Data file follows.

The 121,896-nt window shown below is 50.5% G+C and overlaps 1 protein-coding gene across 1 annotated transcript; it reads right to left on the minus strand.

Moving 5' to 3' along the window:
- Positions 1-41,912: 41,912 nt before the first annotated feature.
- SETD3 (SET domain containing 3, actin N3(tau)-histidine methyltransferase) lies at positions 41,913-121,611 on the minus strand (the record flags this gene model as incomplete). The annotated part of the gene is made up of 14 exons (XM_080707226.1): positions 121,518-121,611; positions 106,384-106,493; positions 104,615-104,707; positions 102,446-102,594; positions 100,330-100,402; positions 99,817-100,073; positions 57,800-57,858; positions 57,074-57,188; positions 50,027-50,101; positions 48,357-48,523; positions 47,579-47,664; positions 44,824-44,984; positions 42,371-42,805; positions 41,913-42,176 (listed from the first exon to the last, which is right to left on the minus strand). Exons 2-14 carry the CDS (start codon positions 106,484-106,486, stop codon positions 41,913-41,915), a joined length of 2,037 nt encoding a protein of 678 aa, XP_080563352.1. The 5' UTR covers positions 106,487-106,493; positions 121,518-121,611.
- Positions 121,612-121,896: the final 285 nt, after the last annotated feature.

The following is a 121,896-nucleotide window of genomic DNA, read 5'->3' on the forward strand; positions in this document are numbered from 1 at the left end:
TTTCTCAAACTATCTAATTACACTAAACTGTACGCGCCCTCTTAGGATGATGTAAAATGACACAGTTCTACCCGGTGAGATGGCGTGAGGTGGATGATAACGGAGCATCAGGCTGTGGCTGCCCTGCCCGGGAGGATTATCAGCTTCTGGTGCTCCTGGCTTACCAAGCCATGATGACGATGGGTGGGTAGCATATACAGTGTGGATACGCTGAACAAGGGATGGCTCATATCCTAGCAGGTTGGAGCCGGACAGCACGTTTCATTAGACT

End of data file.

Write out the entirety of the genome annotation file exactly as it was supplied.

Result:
The 121,896-nt window shown below is 50.5% G+C and overlaps 1 protein-coding gene across 1 annotated transcript; it reads right to left on the minus strand.

Moving 5' to 3' along the window:
- Positions 1-41,912: 41,912 nt before the first annotated feature.
- SETD3 (SET domain containing 3, actin N3(tau)-histidine methyltransferase) lies at positions 41,913-121,611 on the minus strand (the record flags this gene model as incomplete). The annotated part of the gene is made up of 14 exons (XM_080707226.1): positions 121,518-121,611; positions 106,384-106,493; positions 104,615-104,707; positions 102,446-102,594; positions 100,330-100,402; positions 99,817-100,073; positions 57,800-57,858; positions 57,074-57,188; positions 50,027-50,101; positions 48,357-48,523; positions 47,579-47,664; positions 44,824-44,984; positions 42,371-42,805; positions 41,913-42,176 (listed from the first exon to the last, which is right to left on the minus strand). Exons 2-14 carry the CDS (start codon positions 106,484-106,486, stop codon positions 41,913-41,915), a joined length of 2,037 nt encoding a protein of 678 aa, XP_080563352.1. The 5' UTR covers positions 106,487-106,493; positions 121,518-121,611.
- Positions 121,612-121,896: the final 285 nt, after the last annotated feature.

The following is a 121,896-nucleotide window of genomic DNA, read 5'->3' on the forward strand; positions in this document are numbered from 1 at the left end:
TTTCTCAAACTATCTAATTACACTAAACTGTACGCGCCCTCTTAGGATGATGTAAAATGACACAGTTCTACCCGGTGAGATGGCGTGAGGTGGATGATAACGGAGCATCAGGCTGTGGCTGCCCTGCCCGGGAGGATTATCAGCTTCTGGTGCTCCTGGCTTACCAAGCCATGATGACGATGGGTGGGTAGCATATACAGTGTGGATACGCTGAACAAGGGATGGCTCATATCCTAGCAGGTTGGAGCCGGACAGCACGTTTCATTAGACT